2012 was the year cloud computing hit the mainstream. More users started adopting cloud-based services and vendors intensified competition by launching aggressive price wars for market share.
Enterprises and public sector organisations moved away from deciding whether to use cloud-based services or not, to making more strategic decisions such as how to make their infrastructure cloud-ready, which cloud set-up – private, public or hybrid – is the right one for their needs and how to overcome challenges of moving from a legacy infrastructure to a cloud infrastructure.
Meanwhile, cloud service providers moved from offering just software as a a service (SaaS), platform as a service (PaaS) and infrastructure as a service (IaaS) to offer more specialised services, such as disaster recovery as a service (DRaaS), database as a service (DBaas), security as a service and backup as a service, among others. Public cloud providers such as Amazon launched services for newer markets such as data warehousing and big data analytics.
Many providers – including VMware, Amazon and Google – launched newer versions of their cloud management tools such as VMware vCenter Operations Director 5.6; Amazon CloudWatch; and Google Scalr, demonstrating maturity in the segment.
But as cloud maturity improved, 2012 was the year when new challenges emerged – lack of cloud standards, interoperability and portability. Users called for the need for more standardisation, federation and automation so they could avoid supplier lock-in.
However, cloud computing security concerns remained as enterprises that have robustly adopted cloud computing avoid putting sensitive data in the cloud. High-profile cloud outages also remained a top concern as Microsoft Windows Azure and AWS EC2 both suffered more outages in 2012.
2012 was the year when all cloud types – private, public and hybrid as well as open cloud – gathered steam.
Here are the top ten stories that defined the cloud computing sector in 2012:
European Commission (EC) unveiled its ambitious cloud strategy – which aims to improve and increase the use of cloud computing in the European Union (EU) area. According to the EC, the cloud could generate about €900bn and an additional 3.8 million jobs across the EU by 2020 with an overall investment of €45bn.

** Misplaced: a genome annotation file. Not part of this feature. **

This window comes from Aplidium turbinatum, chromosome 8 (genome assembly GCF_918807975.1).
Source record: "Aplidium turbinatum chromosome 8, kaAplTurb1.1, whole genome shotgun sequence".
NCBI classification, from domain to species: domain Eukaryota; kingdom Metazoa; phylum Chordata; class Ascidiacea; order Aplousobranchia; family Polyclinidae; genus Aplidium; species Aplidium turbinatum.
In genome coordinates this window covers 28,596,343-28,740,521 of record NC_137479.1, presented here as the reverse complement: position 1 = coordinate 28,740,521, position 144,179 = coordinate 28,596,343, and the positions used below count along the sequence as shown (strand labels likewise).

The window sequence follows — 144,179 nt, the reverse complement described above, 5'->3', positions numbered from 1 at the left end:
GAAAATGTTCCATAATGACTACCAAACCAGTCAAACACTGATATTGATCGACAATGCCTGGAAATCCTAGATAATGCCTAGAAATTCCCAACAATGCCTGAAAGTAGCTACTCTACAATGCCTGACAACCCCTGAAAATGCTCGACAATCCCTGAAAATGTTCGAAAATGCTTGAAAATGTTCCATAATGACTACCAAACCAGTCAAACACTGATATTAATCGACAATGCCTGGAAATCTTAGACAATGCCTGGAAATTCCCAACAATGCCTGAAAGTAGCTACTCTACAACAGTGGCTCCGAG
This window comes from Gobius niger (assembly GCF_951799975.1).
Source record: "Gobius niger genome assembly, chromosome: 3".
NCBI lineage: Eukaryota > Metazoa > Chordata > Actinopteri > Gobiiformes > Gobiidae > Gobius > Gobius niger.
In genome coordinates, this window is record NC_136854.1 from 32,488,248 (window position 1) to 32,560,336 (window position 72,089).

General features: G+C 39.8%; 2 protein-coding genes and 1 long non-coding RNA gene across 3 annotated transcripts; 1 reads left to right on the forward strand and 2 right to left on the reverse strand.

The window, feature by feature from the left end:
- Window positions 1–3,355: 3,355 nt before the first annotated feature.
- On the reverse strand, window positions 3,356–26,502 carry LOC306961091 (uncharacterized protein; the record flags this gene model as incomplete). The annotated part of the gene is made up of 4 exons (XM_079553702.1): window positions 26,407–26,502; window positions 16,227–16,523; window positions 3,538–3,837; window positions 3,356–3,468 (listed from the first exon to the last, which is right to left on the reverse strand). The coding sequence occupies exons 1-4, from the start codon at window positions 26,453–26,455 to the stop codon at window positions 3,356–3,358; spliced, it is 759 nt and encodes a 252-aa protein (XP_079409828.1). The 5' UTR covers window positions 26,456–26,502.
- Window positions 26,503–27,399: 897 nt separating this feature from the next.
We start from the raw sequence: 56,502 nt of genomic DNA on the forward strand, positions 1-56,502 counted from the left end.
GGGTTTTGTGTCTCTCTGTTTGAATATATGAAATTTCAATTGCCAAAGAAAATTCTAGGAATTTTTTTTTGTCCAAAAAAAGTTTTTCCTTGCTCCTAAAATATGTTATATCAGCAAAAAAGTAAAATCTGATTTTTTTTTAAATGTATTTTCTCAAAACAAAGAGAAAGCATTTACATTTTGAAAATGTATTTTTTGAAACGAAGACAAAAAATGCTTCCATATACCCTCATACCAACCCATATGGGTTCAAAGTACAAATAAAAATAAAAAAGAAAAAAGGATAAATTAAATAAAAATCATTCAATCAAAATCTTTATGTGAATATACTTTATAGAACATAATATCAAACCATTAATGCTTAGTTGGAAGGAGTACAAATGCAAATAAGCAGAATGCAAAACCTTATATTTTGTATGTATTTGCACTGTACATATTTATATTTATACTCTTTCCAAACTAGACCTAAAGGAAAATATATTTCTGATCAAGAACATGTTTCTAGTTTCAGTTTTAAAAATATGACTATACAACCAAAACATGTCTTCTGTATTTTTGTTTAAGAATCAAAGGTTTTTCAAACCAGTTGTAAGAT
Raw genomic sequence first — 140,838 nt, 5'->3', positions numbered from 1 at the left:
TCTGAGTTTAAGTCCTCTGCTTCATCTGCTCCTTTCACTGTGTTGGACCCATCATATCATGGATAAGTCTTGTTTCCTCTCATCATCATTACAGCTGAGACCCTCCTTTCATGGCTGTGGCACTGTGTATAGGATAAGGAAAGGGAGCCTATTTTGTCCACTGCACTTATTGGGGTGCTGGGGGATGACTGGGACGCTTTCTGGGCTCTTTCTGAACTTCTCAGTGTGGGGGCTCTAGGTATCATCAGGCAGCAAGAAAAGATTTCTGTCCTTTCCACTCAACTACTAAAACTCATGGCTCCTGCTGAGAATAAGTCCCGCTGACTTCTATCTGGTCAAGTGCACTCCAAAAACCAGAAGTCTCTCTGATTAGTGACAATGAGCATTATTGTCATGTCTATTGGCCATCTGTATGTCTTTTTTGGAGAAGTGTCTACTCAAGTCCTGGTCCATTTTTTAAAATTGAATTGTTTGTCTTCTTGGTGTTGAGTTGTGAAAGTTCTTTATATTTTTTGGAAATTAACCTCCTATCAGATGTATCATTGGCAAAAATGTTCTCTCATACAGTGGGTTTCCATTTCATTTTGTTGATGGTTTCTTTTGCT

This 10-page buyer's guide looks at assessing the needs of your business, how the lack of standards is hindering progress and Microsoft Windows Azure, which aims to become an operating system (OS) for the cloud.
Microsoft Windows Azure cloud’s free trial service meant little for IT pros in the past because it was very developer-focused, with just PaaS capability. But with IaaS capability now built into Azure, senior IT managers can put every layer of the stack into the cloud during the trial and decide whether it is right for them before parting with the cash.
Good news for customers as cloud is on track to become a commodity service with big public cloud suppliers – AWS, Google and Windows Azure – launching price reductions for cloud storage services of between 20% and 28%.
Amazon Web Services (AWS) held its first ever user and partner conference – AWS re: Invent – at Las Vegas in November 2012 as public cloud adoption was maturing. Among the highlights at one of cloud's biggest events this year were AWS’s cloud strategy, new cloud services, S3 price cuts, how users gained from using the public cloud and what is on their wish list.
Public sector champions must push adoption of the G-Cloud and make it sustainable, according to Denise McDonagh, director of the government's G-Cloud programme. At the Business Cloud Summit 2012 conference, McDonagh said public sector IT executives should challenge resistance to G-cloud’s adoption.
Cloud interoperability standards would allow IT to move applications and workloads back and forth between private and public clouds and from one public cloud to another. But a lack of established cloud standards and interoperability has made it difficult for users to move workloads and gain the full benefits of cloud computing.
SAP has certified Amazon Web Services (AWS) to run its business intelligence (BI) applications on the AWS cloud, enabling enterprises to gain more agility and infrastructure cost savings, as well as to standardise their use of public cloud.
European research organisation Cern manages the Large Hadron Collider – the multinational scientific experiment aimed at finding answers to fundamental questions of the universe – and found open source private cloud the most cost-effective and efficient set-up to beat its big data challenges.
Sega combines private and public cloud for a hybrid infrastructure that will help it improve time to market and scalability during the festive season, but at the same time will help ensure the security of unreleased games and highly sensitive intellectual property.